Jack: Character Analysis
- Date:Dec 29, 2020
Raymond Carver’s short story collection “Cathedral” utilizes complex characterization to underline consistent interrelated themes of unemployment, alcoholism, separation, relationship breakdown, and despair. The focus of this paper is to critically evaluate Carver’s use of Jack’s narration in “Feathers” in the context of Jack’s relationship with other characters and consider what Jack’s narration demonstrates to the reader about his character and perception of events around him.
It is submitted as a central proposition in this paper that it is the use of Carver’s characteristic sparse narration style and repeated use of silence through Jack that not only highlights the futility of Jack’s marriage but reveals significant characteristic traits. Moreover, Jack’s narration not only presents the discourse itself; it is arguable that the role of Jack’s narrative highlights the consequences of different methods of communication or lack thereof. For example, this is reinforced by the often criticized ending of Feathers as lacking a complete resolution, thereby suffering from an absence of closure.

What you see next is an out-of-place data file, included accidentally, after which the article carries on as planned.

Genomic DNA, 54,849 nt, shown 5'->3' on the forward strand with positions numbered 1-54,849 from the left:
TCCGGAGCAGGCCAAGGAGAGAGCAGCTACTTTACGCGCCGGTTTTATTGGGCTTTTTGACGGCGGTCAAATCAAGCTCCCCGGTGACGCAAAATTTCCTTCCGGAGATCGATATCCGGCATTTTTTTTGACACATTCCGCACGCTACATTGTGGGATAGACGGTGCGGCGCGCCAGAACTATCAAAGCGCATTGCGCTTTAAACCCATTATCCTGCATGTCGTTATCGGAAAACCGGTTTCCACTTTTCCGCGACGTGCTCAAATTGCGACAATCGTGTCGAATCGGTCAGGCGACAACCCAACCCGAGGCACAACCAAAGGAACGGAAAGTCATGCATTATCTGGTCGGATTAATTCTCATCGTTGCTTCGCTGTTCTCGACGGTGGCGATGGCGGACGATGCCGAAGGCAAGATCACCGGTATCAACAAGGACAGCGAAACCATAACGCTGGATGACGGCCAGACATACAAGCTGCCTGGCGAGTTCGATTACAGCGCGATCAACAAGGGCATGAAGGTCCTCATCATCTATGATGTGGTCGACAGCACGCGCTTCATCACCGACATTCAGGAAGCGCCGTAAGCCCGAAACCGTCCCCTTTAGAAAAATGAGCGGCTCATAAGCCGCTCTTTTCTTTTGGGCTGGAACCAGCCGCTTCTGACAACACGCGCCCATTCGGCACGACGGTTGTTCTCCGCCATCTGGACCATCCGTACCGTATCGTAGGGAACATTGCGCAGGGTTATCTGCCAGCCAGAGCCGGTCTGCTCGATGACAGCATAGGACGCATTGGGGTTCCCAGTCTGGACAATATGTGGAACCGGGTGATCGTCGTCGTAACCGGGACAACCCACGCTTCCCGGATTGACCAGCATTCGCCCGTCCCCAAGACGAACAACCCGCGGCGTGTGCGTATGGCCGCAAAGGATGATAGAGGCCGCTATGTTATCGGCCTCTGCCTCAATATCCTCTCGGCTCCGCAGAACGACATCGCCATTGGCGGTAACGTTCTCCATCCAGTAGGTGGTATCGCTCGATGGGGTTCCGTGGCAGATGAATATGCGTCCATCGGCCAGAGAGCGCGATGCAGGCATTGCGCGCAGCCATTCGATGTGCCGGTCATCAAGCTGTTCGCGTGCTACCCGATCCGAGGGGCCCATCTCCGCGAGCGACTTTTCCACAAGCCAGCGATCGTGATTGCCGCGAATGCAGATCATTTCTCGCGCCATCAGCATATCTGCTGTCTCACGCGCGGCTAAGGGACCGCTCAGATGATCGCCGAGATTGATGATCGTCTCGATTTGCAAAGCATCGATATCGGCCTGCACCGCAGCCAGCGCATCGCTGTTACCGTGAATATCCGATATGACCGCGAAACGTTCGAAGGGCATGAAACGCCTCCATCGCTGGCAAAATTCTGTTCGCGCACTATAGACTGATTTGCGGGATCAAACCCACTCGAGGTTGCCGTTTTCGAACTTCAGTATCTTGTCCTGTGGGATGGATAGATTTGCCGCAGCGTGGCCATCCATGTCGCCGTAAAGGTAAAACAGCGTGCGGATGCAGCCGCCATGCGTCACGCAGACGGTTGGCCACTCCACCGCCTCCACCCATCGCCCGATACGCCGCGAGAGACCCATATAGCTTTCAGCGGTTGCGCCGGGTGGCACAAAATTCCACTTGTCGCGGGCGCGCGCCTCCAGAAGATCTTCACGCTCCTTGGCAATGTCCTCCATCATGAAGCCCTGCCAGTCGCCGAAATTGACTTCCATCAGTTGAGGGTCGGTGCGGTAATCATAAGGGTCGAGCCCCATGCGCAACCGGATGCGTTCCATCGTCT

Indeed Jack’s inability to communicate the cause of his marriage breakdown underlines his naïve resignation to the fact that whilst Fran has changed, their marriage will continue. As such, Bugeja argues that:
“Although Carver prepares us throughout the story for the newfound desire of Jack and Fran to conceive a child, he does not ready the reader for his flash-forward commentary…. confusion about the moment of narration generates surprise in the ending and makes us wonder why Carver employed such a strategy in the first place” (Bugeja, 77-78).
This criticism of Carver’s use of Jack as the narrator is supported by Lehman’s contention that whilst Jack’s silence and complexity remain compelling; the use of the peacock, on the one hand, symbolizes desire, which is absent from Jack’s marriage. However, Lehman argues that the use of the peacock’s symbolism remains a symbol as Jack’s narration fails to provide satisfactory answers (Lehman 54).